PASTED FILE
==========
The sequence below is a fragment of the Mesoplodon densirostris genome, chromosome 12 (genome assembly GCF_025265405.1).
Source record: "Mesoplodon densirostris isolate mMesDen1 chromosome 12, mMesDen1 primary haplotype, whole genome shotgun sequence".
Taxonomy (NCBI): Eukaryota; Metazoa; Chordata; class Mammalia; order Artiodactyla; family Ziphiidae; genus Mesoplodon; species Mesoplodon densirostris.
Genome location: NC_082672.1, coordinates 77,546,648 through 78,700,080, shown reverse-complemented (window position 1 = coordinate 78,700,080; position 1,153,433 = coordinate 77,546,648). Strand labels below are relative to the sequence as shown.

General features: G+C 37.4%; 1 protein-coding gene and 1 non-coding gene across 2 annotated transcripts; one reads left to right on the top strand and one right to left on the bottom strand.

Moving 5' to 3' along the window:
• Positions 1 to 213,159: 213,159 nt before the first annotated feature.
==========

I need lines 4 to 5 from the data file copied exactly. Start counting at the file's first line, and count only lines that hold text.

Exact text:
Genome location: NC_082672.1, coordinates 77,546,648 through 78,700,080, shown reverse-complemented (window position 1 = coordinate 78,700,080; position 1,153,433 = coordinate 77,546,648). Strand labels below are relative to the sequence as shown.

General features: G+C 37.4%; 1 protein-coding gene and 1 non-coding gene across 2 annotated transcripts; one reads left to right on the top strand and one right to left on the bottom strand.